London Mayor Sadiq Khan's transport strategy for the next 25 years lays out a vision for how his city, expected to add 1.5 million people by 2041 on top of its current 9 million residents, is planning to keep moving while reducing pollution and improving quality of life. The big idea: Cars are the problem, not the solution.
Some intersections are riskier to cross than others, but looking at the number of pedestrian injuries alone doesn’t tell the whole story. A new study from Minneapolis combines crash data with pedestrian counts to deliver a more nuanced picture of traffic dangers for people on foot. Among the findings: There’s safety in numbers for pedestrians.
The National Association of City Transportation Officials, representing more than 50 urban transportation departments across the United States, is known for street design guides that prioritize walking, bicycling, and transit. Now the organization is turning its attention to the nuts-and-bolts of how city bureaucracies can implement these designs in a timely manner, so meaningful change can happen within our lifetimes.
Cities and tech firms are deploying new technology to gauge risks at dangerous intersections. These sensors, cameras, and machine-learning algorithms are promising, especially when it comes to measuring close calls that don't result in crashes - but cities are still figuring out how they can use this information. In the meantime, there's no reason to wait on designing safe streets.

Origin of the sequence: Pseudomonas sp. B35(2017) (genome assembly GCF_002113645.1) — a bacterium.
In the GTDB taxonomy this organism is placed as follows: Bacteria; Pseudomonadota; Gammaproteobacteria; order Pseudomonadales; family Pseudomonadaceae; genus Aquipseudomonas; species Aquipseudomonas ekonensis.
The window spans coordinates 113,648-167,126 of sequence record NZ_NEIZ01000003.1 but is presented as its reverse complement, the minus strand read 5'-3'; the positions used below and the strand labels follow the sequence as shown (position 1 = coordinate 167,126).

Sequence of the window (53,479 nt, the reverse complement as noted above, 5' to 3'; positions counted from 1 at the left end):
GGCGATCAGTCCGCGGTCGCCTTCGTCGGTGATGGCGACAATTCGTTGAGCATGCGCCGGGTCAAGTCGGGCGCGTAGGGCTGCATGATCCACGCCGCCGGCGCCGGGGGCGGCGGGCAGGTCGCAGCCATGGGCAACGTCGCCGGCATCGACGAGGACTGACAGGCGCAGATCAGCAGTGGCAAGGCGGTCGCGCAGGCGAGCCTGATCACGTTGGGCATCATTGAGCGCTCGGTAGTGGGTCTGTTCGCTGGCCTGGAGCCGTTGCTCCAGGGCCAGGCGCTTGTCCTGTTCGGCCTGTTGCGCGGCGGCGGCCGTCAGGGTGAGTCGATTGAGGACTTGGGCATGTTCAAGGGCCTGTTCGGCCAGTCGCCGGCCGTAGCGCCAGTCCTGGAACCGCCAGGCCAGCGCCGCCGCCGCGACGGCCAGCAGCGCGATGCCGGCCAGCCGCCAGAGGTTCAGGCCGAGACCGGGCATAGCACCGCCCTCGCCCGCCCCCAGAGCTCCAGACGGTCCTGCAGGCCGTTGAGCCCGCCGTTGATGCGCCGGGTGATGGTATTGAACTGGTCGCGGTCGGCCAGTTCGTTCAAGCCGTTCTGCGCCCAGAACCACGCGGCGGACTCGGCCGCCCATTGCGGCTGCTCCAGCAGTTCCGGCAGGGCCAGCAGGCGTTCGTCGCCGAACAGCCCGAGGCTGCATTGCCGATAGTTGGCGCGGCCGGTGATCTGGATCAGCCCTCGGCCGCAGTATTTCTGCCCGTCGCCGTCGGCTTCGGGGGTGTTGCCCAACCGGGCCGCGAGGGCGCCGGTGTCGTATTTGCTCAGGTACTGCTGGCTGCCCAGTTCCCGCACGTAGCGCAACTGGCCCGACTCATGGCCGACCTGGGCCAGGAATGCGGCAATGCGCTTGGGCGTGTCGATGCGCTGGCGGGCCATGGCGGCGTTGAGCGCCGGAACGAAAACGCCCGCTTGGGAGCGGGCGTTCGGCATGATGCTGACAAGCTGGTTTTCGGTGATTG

In the United States, women account for only a quarter of bike trips. There are many possible factors for the discrepancy: the lack of bike infrastructure, social pressures during adolescence, and complex trip patterns play a role. But one of the big things keeping women out of the saddle is that when they bike they're harassed. All the time.
Uber is rolling out a new feature that will encourage people who use its shared-ride service in New York to walk to the nearest intersection, instead of getting picked up at their door. The company hopes that by avoiding looping through congested Manhattan to pick up and drop off multiple people, it will make trips faster and easier -- but Uber is trying to solve a problem that buses solved generations ago.